Quantitative acceptability data were available from 17 participants (8 in the therapy arm, 9 in the TAU arm) at 9 months. Of these, 16 found the research process at least moderately acceptable, with 14/17 at least moderately satisfied. Of the eight participants in the therapy arm who responded, seven rated therapy as “very” or “extremely” acceptable, and were at least “moderately” satisfied with therapy; one found therapy “slightly” acceptable/satisfactory.
Qualitative acceptability data were synthesised from four sources: acceptability surveys at 9 month follow-up (n = 17), qualitative interviews at 9 month follow-up (n = 14, 8 in therapy arm), surveys of participant experience after the baseline assessment (n = 19) and surveys of those who declined to take part or were not eligible (n = 9).
Making a contribution to society, learning more, and having the chance to access a new therapy emerged as key motives for participation. With regard to the experience of being involved, some participants found the volume of measures challenging; participants also highlighted how important it was that the measures felt relevant to them. Having a positive relationship with the research team was seen as important and was associated with a positive experience of interviews. Participants in the control group expressed some disappointment at not being offered therapy, whilst appreciating of the need for a control group in trials. Barriers to taking part in the study included cost of travel and childcare, and the level of commitment required. The smartphone app was used as part of both the research and therapy aspect of the study. Interruption of activities due to the alerts and direction of attention to negative feelings whilst making mood ratings were seen as downsides and several suggestions were made for improvement. Some participants reported technical issues with the app which may have contributed to low rates of data return.
Analysis of qualitative feedback on the therapy itself (n = 8 interviews, n = 8 surveys) was organised under three main themes: interpersonal aspects of therapy (subdivided into group process and therapist style); therapy content and delivery modes, and where/how the therapy helped. A summary of themes and sub-themes with exemplar quotes is given in Additional file 4.
Participants valued the closed nature of the group (that the same group of people met each session) and the mutual support it generated, although some struggled with particular group dynamics. Both the group and the therapist were instrumental in enabling participants to feel held and understood, which was key to a positive therapeutic experience. Therapist personality and style was seen as very important; authenticity was particularly valued and helped participants to feel that the material was coming from a person rather than from a textbook: “Yeah, [therapist] would give examples from her life which you felt were very genuine … it felt very genuine, and I could get on with that” (201: 4,6). The amount of information delivered was seen to be high; some found this problematic and were worried about overload, but reported that it was helped by the use of multiple modes of delivery and tools for repeating and retaining information, such as handouts and booster sessions. Participants noted the importance of feeling that the material was relevant and tailored to them, and that it was offered at the right time of life. Participants noted several areas of benefit from the therapy, including greater understanding of the self, including re-evaluation of the self in a more positive or accepting way; greater understanding between the self and others; changes in behavioural responses to moods (even if the mood did not change), and broadening their range of activities.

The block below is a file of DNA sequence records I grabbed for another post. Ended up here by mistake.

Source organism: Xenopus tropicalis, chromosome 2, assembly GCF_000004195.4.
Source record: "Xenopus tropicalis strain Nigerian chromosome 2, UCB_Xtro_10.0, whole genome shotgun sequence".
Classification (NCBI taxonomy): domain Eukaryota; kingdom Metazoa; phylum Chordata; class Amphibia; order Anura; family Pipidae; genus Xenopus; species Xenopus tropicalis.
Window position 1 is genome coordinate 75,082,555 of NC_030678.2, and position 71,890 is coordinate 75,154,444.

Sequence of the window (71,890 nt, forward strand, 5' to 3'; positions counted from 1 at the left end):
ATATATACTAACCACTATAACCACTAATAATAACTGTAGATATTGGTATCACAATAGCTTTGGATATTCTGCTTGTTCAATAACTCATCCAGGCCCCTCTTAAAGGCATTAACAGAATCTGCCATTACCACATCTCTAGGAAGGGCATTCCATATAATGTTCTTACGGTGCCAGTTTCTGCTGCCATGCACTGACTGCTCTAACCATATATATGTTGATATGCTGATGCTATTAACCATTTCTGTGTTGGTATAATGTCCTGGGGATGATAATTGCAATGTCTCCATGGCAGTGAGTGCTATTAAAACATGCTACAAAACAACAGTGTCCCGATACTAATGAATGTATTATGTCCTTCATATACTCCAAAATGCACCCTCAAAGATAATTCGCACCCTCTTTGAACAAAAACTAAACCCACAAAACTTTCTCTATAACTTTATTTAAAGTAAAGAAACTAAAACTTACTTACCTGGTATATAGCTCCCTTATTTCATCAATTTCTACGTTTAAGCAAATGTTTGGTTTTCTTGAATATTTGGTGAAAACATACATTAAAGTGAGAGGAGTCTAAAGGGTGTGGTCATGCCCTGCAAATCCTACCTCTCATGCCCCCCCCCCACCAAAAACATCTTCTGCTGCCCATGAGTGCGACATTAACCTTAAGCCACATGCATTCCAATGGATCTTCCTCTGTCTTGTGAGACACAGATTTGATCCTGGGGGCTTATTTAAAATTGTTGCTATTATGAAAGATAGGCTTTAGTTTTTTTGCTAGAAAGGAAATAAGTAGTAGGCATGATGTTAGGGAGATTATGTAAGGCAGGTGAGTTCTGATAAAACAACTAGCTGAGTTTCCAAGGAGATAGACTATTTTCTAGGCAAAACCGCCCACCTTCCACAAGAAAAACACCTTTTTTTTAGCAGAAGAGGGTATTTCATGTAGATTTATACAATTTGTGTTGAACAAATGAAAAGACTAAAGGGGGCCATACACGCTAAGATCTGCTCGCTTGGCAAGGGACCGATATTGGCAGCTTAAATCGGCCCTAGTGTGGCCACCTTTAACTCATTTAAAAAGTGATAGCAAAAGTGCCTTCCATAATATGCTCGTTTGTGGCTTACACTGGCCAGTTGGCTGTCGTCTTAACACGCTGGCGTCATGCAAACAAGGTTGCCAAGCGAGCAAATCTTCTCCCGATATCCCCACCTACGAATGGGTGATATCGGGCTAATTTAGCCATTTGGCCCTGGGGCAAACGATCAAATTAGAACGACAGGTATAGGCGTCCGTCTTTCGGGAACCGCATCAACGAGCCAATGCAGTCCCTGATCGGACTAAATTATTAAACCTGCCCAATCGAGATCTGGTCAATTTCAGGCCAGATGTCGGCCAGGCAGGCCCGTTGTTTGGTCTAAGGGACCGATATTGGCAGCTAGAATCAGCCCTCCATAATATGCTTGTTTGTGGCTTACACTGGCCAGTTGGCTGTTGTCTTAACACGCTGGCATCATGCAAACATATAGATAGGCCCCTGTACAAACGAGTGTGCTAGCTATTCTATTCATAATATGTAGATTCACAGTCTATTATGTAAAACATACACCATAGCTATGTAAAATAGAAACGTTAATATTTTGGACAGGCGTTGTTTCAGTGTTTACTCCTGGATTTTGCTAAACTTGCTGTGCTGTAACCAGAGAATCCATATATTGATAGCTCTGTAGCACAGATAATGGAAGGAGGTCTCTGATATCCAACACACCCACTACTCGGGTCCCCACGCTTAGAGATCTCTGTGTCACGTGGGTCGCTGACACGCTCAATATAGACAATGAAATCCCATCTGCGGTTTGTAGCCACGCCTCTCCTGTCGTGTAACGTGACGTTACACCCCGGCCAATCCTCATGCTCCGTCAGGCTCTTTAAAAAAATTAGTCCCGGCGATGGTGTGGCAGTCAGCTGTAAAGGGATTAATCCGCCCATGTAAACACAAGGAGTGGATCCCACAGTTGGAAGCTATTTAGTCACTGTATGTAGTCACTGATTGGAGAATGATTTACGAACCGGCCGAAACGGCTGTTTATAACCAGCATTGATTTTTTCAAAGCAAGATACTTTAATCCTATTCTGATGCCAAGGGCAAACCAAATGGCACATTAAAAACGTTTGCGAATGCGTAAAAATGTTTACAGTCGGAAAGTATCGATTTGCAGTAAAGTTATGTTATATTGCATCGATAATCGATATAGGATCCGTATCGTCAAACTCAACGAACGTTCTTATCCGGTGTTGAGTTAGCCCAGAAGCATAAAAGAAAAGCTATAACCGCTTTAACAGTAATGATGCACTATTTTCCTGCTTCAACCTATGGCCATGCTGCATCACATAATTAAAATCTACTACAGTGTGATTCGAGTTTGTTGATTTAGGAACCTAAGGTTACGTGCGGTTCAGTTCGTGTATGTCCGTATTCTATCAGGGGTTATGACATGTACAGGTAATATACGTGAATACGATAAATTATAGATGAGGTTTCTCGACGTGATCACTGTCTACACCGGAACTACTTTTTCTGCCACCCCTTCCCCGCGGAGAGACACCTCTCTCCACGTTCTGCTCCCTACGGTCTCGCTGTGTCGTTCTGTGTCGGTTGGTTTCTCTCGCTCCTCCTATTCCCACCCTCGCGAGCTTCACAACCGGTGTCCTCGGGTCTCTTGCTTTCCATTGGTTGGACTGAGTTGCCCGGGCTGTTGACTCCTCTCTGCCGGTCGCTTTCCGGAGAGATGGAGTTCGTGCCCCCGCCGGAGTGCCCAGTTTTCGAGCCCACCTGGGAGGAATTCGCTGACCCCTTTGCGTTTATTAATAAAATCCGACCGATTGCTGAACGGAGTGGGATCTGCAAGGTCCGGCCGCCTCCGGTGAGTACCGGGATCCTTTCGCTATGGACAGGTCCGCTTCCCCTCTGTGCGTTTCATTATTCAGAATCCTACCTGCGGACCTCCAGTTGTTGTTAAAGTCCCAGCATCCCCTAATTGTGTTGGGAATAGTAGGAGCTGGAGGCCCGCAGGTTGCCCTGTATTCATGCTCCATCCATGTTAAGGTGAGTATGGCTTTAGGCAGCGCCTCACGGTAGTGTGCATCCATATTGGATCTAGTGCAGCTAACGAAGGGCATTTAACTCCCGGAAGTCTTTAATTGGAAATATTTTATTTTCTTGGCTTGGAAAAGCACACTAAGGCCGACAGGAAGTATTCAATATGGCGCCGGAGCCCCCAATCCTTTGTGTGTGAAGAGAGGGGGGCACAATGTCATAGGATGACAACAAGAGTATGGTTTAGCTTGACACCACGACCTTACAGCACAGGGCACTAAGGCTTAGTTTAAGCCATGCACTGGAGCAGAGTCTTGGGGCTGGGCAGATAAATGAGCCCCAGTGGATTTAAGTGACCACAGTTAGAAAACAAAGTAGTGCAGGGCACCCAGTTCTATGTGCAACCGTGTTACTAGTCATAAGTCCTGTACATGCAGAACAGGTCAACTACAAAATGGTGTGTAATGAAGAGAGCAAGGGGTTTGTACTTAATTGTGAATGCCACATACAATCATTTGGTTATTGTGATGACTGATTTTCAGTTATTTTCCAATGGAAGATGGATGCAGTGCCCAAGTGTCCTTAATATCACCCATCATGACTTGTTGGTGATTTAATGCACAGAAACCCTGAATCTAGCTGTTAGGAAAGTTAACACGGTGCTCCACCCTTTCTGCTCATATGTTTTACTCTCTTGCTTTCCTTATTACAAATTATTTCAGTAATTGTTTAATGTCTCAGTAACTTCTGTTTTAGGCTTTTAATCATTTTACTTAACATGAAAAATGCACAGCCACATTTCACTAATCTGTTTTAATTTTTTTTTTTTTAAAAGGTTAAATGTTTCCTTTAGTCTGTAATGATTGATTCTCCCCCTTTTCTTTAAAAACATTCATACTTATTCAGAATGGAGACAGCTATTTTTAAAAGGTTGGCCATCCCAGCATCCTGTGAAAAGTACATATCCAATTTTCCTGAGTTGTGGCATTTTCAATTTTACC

Local clinicians (n = 8) saw DBT-informed therapy as appropriate for the client group, similarly the length of treatment and point of delivery in the care pathway. Clinicians queried whether a group based approach could be delivered and accessed successfully in the health service, as patients might initially be put off by the prospect of a group-based approach, and whether extreme mood states might interfere with group work. Feedback from therapists (n = 4) revealed overall high satisfaction with the techniques and materials, and with the potential to help this patient group, but there was also a sense of having a great deal of information to communicate to patients.
With regard to rankings of personal importance of the candidate primary outcome measures and GAD-7, the mean rankings were highest for the BRQ and ALS and lowest for the PHQ9. The GAD7 was ranked number 1 by the greatest proportion of participants (8/30: 27%), followed by the BRQ and ALS (both 7: 23%). The median smallest meaningful change values for each of the five measures are given in Table 2: for each measure, values given by participants were widely distributed. This may represent genuine lack of consensus but may also suggest that further refinement of the process of obtaining smallest meaningful change values is required in this population.
Study and therapy safety
Over the study period there were 48 adverse events (8 prior to randomisation, 19 in the therapy arm and 18 in the TAU arm post randomisation). These included 32 instances related to risk of suicide or self-harm (including enactment of study risk protocol following reports of suicidal ideation, and any reported acts of self-harm or towards ending one’s life), six reports of distress during or after study procedures, eight physical health events requiring treatment and two psychiatric admissions. Five were serious adverse events, none of which were unexpected. It was judged that trial procedures (completion of questionnaires) may possibly have contributed to one of these events (low mood culminating in admission to hospital); the other serious adverse events were judged unrelated to the trial.